According to Stylist Philippe Uter, the cummerbund almost didn't happen. "In the first sketch of Olivier Rousteing (even way before choosing the baby blue color) a cummerbund was finishing the look," he told me. "After several sketches until getting to the final one, the belt disappeared. We talked a few weeks ago and I asked to get this belt just in case. Olivier was right from the beginning, the belt was complementing the whole look."
Cummerbunds ended up being a prominent theme throughout the night, worn by Brad Pitt in Brioni and Fleabag's Hot Priest Andrew Scott in a mauve blazer from Azzaro's Spring 2020 collection. "Any chance for men to experiment with their presentations on the red carpet is a plus for me," designer Christopher John Rogers told me over Instagram DM. Rogers should know, having designed his first menswear piece for Lil Nas X at the American Music Awards, a slime green silk wool suit paired with a metallic flocked stretch velvet tee and opera gloves.
Pitt joined in on another trend of the night: going tieless. Game of Thrones star Pedro Pascal went sans tie in Dunhill, as did Timothy Olyphant, a man I would pay to step on me. The entire young adult ensemble of Stranger Things abided by the no-tie dress code as well: Caleb McLaughlin in Berluti, Finn Wolfhard in Gucci, and Gaten Matarazzo in Strong Suit with an H&M shirt. These teens are at the frontline of a new, slightly more casual kind of red carpet dressing for men in Hollywood.
Other notable 'fits from guys include Jojo Rabbit director Taika Waititi in Ermenegildo Zegna, Schitt's Creek's Dan Levy in Dior, and The Kominsky Method's Casey Thomas Brown in Vincent Wong. Best dressed man of the night is a toss-up between The Crown's Josh O'Connor, who wowed in a bespoke navy blue double-breasted wool Loewe suit, a black silk tie with pearl detail, and black leather shoes, and Mahershala Ali, who wore a floral-patterned navy velvet shawl-collar Ermenegildo Zegna tuxedo, a navy "bomber collar" shirt, and navy silk scarf with a matching silk pocket square and Bruno Magli Picasso camo loafers.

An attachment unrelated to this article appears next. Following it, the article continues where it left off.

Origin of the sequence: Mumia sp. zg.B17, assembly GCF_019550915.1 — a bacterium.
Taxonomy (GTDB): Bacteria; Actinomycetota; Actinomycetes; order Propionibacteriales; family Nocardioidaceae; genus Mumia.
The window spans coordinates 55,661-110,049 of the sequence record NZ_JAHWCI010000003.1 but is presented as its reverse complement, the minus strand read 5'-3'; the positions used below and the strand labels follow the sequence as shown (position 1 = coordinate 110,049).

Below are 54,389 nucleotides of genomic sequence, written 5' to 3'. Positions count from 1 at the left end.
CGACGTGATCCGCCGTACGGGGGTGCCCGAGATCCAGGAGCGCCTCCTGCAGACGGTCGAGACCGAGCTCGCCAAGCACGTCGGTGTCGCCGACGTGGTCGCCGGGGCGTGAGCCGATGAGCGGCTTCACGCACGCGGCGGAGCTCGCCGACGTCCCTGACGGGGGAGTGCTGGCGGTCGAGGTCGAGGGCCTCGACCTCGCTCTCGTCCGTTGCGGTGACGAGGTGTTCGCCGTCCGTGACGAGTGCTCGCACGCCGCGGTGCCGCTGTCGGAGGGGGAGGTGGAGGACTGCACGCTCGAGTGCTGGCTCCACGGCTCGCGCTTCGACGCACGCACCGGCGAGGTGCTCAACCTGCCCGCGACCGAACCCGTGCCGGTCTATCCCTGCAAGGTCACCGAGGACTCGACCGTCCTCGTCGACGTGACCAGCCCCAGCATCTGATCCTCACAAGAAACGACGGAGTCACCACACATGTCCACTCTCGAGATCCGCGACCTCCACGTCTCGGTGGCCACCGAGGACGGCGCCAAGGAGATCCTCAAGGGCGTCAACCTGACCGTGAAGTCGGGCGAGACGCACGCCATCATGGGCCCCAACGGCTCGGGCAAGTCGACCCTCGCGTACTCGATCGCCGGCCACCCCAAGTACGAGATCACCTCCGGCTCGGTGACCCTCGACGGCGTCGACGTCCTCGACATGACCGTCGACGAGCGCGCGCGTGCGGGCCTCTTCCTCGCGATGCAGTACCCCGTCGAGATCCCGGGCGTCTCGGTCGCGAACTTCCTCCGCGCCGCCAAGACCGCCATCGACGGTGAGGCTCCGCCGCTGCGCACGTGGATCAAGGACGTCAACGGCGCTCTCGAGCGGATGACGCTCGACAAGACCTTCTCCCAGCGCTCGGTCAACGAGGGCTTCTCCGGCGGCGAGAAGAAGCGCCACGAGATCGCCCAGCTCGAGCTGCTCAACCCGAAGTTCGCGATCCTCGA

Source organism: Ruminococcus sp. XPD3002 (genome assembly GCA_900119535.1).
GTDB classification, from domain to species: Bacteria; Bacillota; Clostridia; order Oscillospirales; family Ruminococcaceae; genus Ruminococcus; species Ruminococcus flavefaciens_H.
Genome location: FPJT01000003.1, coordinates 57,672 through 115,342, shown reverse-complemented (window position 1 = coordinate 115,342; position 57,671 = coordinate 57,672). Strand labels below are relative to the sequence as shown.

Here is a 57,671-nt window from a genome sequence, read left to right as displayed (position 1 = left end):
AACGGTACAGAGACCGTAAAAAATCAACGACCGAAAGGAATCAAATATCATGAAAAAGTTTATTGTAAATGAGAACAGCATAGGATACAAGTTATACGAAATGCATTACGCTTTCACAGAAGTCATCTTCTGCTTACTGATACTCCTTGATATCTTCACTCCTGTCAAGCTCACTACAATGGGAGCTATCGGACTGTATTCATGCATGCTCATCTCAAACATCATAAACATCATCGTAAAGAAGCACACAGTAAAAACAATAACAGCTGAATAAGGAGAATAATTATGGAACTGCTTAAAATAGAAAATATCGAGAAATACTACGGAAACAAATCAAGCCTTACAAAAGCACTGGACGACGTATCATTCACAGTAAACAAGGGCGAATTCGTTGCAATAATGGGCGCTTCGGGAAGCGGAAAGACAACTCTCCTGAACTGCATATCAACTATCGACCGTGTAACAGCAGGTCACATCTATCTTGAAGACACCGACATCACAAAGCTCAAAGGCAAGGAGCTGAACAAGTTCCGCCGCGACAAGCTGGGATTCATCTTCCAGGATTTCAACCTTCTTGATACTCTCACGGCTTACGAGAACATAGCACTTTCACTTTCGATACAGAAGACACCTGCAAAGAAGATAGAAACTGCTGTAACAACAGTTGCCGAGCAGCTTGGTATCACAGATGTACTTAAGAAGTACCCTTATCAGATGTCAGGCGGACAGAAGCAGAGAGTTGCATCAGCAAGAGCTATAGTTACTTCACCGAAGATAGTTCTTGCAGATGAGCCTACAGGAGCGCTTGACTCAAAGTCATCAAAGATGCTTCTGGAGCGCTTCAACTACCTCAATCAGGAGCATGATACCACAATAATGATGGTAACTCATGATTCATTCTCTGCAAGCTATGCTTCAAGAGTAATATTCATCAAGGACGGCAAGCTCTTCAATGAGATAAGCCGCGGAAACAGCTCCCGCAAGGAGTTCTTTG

And best is great, sure, but let's perhaps double back to Noah Schnapp's look: easily the most exciting of the night, and worth revisiting. It's an ensemble that's unabashedly fashion-with-a-capital-F, from the color to the texture to the fit. It feels both elevated and intensely wearable — thanks, in no small part, to the open collar and the sneakers. It has a story: the cummerbund over the jacket is unexpected and attention-worthy without being attention stealing — a fine line to walk, indeed. Best of all, he glows. You can tell that he likes the way he feels in this garment. And that is the ultimate test.
On a night when tried-and-true was the name of the game, the men really stepped it up and proved that the standard "Suit & Tie" may be nothing more than a mediocre Justin Timberlake song from 2013.
Welcome to "Wear Me Out," a column by pop culture fiend Evan Ross Katz that takes a look at the week in celebrity dressing. From award shows and movie premieres to grocery store runs, he'll keep you up to date on what your favorite celebs have recently worn to the biggest and most inconsequential events.
Photos via Getty